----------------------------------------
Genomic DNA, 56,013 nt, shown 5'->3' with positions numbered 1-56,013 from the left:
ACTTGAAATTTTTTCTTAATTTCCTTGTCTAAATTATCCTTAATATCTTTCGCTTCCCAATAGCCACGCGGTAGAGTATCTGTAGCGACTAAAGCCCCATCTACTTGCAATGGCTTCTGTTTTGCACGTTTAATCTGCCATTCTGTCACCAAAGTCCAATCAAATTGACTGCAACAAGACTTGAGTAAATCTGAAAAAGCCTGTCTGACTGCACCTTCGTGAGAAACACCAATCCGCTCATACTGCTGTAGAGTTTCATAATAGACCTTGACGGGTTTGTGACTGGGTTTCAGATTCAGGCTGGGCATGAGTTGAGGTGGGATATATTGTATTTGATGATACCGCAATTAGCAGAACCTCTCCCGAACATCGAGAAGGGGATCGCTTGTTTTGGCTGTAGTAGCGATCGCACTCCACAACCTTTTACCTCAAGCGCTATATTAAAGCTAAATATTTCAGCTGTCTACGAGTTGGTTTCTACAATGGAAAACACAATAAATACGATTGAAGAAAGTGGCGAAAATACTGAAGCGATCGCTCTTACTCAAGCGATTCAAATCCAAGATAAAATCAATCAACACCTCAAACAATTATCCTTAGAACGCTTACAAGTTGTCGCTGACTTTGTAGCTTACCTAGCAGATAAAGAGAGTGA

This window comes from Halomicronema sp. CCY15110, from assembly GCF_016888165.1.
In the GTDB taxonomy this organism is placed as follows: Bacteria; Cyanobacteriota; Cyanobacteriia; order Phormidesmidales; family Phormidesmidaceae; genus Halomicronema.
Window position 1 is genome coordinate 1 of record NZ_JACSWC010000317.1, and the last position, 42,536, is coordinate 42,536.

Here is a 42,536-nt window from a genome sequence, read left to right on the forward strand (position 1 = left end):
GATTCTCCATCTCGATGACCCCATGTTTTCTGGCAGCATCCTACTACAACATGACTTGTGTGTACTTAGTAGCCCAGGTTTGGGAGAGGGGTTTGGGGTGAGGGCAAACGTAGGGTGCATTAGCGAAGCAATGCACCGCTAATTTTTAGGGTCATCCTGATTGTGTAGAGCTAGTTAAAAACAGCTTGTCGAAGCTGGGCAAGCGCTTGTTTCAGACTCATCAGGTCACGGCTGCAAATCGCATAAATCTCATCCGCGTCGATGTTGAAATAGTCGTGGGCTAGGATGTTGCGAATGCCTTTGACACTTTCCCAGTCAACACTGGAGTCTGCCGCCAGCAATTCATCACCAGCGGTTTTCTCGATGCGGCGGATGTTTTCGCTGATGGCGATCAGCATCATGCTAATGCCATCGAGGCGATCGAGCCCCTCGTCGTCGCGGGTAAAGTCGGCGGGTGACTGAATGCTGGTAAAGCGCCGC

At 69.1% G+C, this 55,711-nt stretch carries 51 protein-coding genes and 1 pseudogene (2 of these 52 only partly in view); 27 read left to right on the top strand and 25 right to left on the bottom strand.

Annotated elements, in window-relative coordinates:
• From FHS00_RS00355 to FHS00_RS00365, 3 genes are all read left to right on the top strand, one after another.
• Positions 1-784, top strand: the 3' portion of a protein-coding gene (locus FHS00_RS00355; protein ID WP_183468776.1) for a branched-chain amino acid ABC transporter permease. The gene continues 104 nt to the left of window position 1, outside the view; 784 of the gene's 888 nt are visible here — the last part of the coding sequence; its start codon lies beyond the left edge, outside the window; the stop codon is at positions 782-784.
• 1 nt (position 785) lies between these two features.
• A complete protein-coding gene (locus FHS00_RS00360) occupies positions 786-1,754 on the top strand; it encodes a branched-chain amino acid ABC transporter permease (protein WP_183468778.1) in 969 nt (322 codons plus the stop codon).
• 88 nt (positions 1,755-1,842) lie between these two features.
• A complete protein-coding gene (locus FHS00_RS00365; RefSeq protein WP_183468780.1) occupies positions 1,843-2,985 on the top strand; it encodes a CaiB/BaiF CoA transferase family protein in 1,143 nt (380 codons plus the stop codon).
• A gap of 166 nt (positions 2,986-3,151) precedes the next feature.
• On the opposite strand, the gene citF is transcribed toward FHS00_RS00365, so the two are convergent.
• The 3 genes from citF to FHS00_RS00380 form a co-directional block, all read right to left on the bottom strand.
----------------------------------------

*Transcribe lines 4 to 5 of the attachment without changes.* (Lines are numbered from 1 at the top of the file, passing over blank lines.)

In the GTDB taxonomy this organism is placed as follows: Bacteria; Cyanobacteriota; Cyanobacteriia; order Phormidesmidales; family Phormidesmidaceae; genus Halomicronema.
Window position 1 is genome coordinate 1 of record NZ_JACSWC010000317.1, and the last position, 42,536, is coordinate 42,536.